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AI program detects Alzheimer’s years before confirmed diagnosis

Artificial intelligence (AI) will be able to spot early signs of Alzheimer’s disease years before a patient would normally be diagnosed, research has shown.

Example of fluorine 18 fluorodeoxyglucose PET images from Alzheimer’s Disease Neuroimaging Initiative set preprocessed with the grid method. Credit: Radiological Society of North America.

Published in the journal Radiology, the new study shows a self-learning computer program able to recognise features in brain scans which are too subtle for humans to see.

“Differences in the pattern of glucose uptake in the brain are very subtle and diffuse,” said study co-author Jae Ho Sohn, M.D., from the Radiology & Biomedical Imaging Department at the University of California in San Francisco (UCSF). “People are good at finding specific biomarkers of disease, but metabolic changes represent a more global and subtle process.”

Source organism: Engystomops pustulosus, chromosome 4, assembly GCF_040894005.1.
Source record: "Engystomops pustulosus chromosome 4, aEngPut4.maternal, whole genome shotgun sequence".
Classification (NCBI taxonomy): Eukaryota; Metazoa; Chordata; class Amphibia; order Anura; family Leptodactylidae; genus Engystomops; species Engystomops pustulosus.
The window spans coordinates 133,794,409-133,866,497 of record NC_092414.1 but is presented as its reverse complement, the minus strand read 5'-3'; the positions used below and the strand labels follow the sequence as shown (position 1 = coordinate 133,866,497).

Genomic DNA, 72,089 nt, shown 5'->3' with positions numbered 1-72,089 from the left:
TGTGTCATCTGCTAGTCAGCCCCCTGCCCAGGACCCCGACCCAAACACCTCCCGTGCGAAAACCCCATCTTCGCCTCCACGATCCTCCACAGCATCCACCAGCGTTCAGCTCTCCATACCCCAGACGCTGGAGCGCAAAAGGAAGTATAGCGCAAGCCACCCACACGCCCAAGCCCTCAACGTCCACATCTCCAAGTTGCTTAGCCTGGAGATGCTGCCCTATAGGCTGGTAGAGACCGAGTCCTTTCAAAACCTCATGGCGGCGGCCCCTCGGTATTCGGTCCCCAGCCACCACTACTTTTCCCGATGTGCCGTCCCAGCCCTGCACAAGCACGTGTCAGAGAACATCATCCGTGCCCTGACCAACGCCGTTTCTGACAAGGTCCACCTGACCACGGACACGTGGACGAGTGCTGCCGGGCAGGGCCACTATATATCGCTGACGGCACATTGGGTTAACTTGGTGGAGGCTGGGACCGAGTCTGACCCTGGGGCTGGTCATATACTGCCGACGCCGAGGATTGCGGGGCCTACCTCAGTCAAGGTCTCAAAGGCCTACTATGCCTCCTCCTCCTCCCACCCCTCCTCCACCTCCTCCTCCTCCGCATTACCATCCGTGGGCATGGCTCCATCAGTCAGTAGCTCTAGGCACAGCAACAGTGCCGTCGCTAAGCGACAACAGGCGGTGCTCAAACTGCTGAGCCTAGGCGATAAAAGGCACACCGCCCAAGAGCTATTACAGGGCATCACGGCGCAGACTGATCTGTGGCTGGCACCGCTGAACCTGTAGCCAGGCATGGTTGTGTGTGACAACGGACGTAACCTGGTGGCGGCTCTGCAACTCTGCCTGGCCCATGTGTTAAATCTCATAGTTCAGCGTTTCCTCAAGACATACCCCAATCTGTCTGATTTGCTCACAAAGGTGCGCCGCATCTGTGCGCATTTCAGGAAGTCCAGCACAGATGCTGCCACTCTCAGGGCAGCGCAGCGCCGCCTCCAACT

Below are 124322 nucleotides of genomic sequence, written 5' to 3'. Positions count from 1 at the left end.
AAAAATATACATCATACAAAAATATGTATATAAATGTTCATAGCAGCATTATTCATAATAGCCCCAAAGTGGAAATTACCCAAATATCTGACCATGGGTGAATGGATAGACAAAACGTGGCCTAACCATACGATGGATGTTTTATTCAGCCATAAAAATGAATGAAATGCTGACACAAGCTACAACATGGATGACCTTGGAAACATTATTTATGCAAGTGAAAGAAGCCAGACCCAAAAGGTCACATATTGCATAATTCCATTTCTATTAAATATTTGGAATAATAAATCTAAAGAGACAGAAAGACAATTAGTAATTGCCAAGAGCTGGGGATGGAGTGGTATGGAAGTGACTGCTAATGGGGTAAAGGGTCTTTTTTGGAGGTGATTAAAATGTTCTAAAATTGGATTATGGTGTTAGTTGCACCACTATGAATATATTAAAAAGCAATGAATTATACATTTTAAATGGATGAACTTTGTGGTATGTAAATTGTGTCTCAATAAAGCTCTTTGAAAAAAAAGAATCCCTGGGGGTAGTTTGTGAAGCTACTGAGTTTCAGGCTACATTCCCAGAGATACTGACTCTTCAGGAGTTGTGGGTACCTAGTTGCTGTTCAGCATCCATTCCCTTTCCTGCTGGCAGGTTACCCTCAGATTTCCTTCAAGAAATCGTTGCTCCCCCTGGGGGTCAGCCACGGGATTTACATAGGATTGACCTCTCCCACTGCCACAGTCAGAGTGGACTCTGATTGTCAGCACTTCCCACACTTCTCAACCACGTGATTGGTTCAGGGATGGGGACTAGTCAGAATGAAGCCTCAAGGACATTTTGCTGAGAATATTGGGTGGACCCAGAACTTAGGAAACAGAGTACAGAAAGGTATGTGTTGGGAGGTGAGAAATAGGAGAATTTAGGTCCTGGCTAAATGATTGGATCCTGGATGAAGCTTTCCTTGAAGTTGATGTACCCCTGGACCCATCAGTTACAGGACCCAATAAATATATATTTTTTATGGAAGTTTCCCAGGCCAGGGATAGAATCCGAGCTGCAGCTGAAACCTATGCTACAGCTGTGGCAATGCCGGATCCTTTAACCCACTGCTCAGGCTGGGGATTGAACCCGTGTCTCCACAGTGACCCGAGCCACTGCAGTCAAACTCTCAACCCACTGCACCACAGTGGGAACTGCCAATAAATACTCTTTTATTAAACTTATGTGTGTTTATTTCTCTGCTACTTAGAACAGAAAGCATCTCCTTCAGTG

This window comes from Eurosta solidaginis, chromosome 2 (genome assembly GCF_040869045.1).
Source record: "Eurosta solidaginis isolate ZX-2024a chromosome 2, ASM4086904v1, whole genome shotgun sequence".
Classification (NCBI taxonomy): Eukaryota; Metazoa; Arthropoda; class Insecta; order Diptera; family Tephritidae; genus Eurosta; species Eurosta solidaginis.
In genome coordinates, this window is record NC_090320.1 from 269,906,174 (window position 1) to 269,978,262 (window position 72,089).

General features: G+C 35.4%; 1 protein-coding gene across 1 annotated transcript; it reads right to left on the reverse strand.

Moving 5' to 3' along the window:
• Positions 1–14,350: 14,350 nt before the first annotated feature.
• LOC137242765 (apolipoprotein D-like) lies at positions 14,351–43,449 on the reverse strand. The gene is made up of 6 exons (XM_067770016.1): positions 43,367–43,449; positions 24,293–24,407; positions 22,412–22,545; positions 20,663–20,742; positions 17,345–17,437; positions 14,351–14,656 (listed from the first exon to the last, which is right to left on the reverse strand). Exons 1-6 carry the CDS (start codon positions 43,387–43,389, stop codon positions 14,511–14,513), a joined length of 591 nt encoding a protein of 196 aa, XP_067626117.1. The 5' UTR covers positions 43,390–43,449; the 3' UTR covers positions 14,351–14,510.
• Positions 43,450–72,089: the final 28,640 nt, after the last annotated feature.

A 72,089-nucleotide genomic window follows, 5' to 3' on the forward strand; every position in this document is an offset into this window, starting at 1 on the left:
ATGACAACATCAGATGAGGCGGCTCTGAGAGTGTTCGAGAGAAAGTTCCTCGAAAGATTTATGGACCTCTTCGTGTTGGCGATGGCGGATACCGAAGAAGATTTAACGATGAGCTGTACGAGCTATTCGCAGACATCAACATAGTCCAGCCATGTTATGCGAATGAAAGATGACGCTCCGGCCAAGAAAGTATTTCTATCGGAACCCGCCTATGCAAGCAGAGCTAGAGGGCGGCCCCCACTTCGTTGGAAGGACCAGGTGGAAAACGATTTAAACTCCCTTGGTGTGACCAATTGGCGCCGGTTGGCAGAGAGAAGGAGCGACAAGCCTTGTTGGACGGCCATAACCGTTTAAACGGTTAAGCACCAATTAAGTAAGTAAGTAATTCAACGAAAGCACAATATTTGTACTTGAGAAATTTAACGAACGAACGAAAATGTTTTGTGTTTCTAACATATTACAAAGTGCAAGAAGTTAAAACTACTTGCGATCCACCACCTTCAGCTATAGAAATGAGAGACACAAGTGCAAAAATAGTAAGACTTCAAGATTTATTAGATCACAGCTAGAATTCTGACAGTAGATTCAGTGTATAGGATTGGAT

After analysing more than 40 patients, the system was able to detect the beginnings of Alzheimer on an average of more than six years before they were formally diagnosed.

“We were very pleased with the algorithm’s performance,” Dr Sohn said. “It was able to predict every single case that advanced to Alzheimer’s disease.”

The doctor warned they are aware their independent test set was small and needed further validation with a larger multi-institutional prospective study. However, he also stretched the algorithm could be a useful tool to complement the work of radiologists — especially together with other biochemical and imaging tests — in helping to provide new opportunities for early therapeutic intervention.

“If we diagnose Alzheimer’s disease when all the symptoms have manifested, the brain volume loss is so significant that it’s too late to intervene,” he said. “If we can detect it earlier, that’s an opportunity for investigators to potentially find better ways to slow down or even halt the disease process.”

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